Citing the unprecedented emergency the coronavirus pandemic poses to the financial health of colleges and universities — and the disproportionate impact of college closures on low-income students and students of color — the National Governors Association and New America have released a guide for states in managing college closures.
“Ultimately, states should put the impact that closures have on students at the center of their decision making and policy interventions. We hope this primer for governors will help them do that,” Clare McCann, deputy director for federal policy at New America’s higher education program, said via email.
More than 500,000 college students were displaced by roughly 1,200 campus closures between 2014 and 2019, according to the report. Some of those institutions closed precipitously and without enough warning for students or staff members, leaving many thousands of students in debt and with doubts about the future of their educations.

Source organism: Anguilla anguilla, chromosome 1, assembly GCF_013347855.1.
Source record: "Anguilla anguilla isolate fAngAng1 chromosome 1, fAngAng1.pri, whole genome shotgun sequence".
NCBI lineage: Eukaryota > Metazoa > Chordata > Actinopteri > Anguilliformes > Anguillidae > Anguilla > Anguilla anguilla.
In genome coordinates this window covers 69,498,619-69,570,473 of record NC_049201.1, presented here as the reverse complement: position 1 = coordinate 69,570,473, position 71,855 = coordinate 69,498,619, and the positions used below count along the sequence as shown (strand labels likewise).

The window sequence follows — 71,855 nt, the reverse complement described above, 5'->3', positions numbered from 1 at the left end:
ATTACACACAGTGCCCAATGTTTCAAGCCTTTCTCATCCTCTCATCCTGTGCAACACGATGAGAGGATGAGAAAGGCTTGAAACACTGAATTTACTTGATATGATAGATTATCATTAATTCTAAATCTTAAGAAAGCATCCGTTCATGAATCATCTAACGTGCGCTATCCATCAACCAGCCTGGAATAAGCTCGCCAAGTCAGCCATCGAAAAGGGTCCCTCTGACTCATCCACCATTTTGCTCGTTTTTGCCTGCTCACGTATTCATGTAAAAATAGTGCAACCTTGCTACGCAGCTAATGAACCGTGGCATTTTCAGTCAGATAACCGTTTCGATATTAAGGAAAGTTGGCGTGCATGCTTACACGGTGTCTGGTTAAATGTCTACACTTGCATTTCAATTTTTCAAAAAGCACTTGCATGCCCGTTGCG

The primer says,
Governors have considerable opportunity to use the regulatory guardrails already in place and take proactive measures to ensure that students receive proper communication from closing institutions, have a realistic opportunity to complete their degree or credential, and are not left in financial ruin when their institutions close before they can graduate. This resource is meant to be a primer on the state role in quality assurance and consumer protection. It also offers a guide for prospective state action to forecast and manage institutional closures induced by COVID-19.
Among recommendations from the two groups is a call for states to monitor colleges’ financial status and to identify those that are most at risk. In planning for possible closures, states should require teach-out plans and agreements from high-risk institutions, with a goal of protecting and providing clear information to students.
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